Q: Will this claim affect my Insurance Premium?
A: In truth, traffic citations, auto accidents and claims
affect insurance rates. At-fault accidents tend to have a greater impact
than not-at-fault accidents -- but exactly how much, is hard to say.
Our best advice is to consult your agent and, please, drive carefully
Q: How do I report a NEW claim to my company?
A: 24 hours a day, 7 days a week you can report a new claim by calling
toll-free 1-877-875-8038. Be sure to have your policy number,
which begins with the letters “UU” followed by 7 or 8 numbers. Your agent
can also assist you in making a claim. You can also
submit a claim right here.
Q: Are there situations that I DO NOT need to report a claim
to my company?
A: Generally, if you are in an auto accident, you should report
it to your company. However, if your vehicle sustains physical damage but you
have “liability-only” coverage and there are no injuries, you may not need to
make a claim. Likewise, if the other party accepts fault and they, or their
insurance company, have agreed to pay your property damages, you may not need
to make a claim under your own policy. But, if there is a dispute regarding fault,
if injuries were sustained or if you would just like the assistance of your
company, go ahead and report the claim.
Q: I purchased “Liability Only” coverage. What does that mean?
A: It means that you have no coverage for damage to your own vehicle
but your insurance company will pay for damages you cause to others -- to the extent
you are legally liable for those damages and up to the limits (amounts) you purchased.
Each state has required minimum liability limits. In Utah, the minimum liability
limit is: $15,000 for property damage and $25,000 for bodily injury. Caution:
If you are found liable for damages greater than your policy limits, you COULD be
personally responsible for amounts and/or legal judgments beyond what your insurance
covers. Consult your agent to discuss the coverage and limits which
are best for you.
Q: If I’m involved in an auto accident, should I always call the police?
A: Yes! Even small accidents can blow up into larger,
more complicated matters. It’s best to immediately involve authorities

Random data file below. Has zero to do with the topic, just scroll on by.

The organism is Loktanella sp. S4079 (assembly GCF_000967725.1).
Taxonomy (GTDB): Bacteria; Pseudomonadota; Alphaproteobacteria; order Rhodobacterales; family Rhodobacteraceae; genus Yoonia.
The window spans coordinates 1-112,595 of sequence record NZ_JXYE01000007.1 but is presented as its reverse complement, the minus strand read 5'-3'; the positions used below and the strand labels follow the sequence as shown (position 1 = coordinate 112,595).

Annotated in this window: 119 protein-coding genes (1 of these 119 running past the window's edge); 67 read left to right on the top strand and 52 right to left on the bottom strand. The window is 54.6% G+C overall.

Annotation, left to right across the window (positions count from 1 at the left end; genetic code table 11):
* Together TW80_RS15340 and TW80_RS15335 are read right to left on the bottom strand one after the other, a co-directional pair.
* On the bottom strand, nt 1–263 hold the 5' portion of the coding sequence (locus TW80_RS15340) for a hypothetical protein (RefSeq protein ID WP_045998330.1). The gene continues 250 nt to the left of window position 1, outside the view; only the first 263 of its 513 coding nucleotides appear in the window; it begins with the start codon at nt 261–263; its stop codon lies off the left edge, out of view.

to investigate and obtain all the required documentation. Beware of “at-fault”
people who don’t want to involve the police.
Q: If I’m cited in an accident, does that mean I’m solely at-fault?
A: Getting a citation generally means your actions are
seen to, at least, contribute to the accident but it does not mean you
are automatically “totally at-fault”. Others involved in the accident may
be found “comparatively at-fault”. However, under Utah’s comparative
negligence statute, only the party with lesser negligence can collect
from the party with greater negligence.
Q: If police can’t or don’t show up, what information should
I get from the other party?
A: In some situations police may be unable or unwilling
to investigate. If that happens, record the other party’s vehicle license
plate number, make, model and color. Swap driver’s licenses info and be
sure to record their DL #, name and address. Ask for phone numbers of the
other parties, all passengers and any witnesses. Also swap “insurance
information” with an emphasis on getting the policy number and insurance
Q: After reporting a new claim, when will I be contacted by a
A: Under normal conditions, you can expect to hear from
your claim representative within about 24-hours of reporting the claim,
often sooner. At present, the claim offices operate Monday – Friday, 8:00
am to 5:00 pm. However, new claims can be reported 24 hours a day, 7 days
a week by calling toll-free1-877-875-8038.
Q: What is the purpose in taking recorded statements?
A: Claim investigation involves gathering facts, evidence
and documentation to support claim conclusions. By formally recording reported